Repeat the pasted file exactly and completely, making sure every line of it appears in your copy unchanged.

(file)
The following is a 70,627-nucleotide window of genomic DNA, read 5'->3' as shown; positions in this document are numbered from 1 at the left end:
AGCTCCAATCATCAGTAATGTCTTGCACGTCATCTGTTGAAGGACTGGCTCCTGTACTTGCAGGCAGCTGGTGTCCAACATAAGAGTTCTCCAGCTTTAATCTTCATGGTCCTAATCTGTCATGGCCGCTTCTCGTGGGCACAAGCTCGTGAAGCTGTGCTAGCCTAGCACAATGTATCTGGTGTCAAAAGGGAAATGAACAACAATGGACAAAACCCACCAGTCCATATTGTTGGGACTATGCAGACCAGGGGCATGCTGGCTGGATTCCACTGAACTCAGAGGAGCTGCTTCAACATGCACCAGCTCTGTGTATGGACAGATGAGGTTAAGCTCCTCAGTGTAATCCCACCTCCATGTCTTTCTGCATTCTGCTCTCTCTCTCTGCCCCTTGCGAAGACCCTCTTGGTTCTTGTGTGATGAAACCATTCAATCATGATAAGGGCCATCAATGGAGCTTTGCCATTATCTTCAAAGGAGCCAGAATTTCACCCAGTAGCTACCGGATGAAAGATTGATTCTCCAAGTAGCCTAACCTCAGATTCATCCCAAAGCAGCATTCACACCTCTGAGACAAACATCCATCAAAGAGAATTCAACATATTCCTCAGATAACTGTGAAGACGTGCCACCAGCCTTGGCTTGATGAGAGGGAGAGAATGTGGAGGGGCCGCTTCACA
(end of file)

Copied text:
The following is a 70,627-nucleotide window of genomic DNA, read 5'->3' as shown; positions in this document are numbered from 1 at the left end:
AGCTCCAATCATCAGTAATGTCTTGCACGTCATCTGTTGAAGGACTGGCTCCTGTACTTGCAGGCAGCTGGTGTCCAACATAAGAGTTCTCCAGCTTTAATCTTCATGGTCCTAATCTGTCATGGCCGCTTCTCGTGGGCACAAGCTCGTGAAGCTGTGCTAGCCTAGCACAATGTATCTGGTGTCAAAAGGGAAATGAACAACAATGGACAAAACCCACCAGTCCATATTGTTGGGACTATGCAGACCAGGGGCATGCTGGCTGGATTCCACTGAACTCAGAGGAGCTGCTTCAACATGCACCAGCTCTGTGTATGGACAGATGAGGTTAAGCTCCTCAGTGTAATCCCACCTCCATGTCTTTCTGCATTCTGCTCTCTCTCTCTGCCCCTTGCGAAGACCCTCTTGGTTCTTGTGTGATGAAACCATTCAATCATGATAAGGGCCATCAATGGAGCTTTGCCATTATCTTCAAAGGAGCCAGAATTTCACCCAGTAGCTACCGGATGAAAGATTGATTCTCCAAGTAGCCTAACCTCAGATTCATCCCAAAGCAGCATTCACACCTCTGAGACAAACATCCATCAAAGAGAATTCAACATATTCCTCAGATAACTGTGAAGACGTGCCACCAGCCTTGGCTTGATGAGAGGGAGAGAATGTGGAGGGGCCGCTTCACA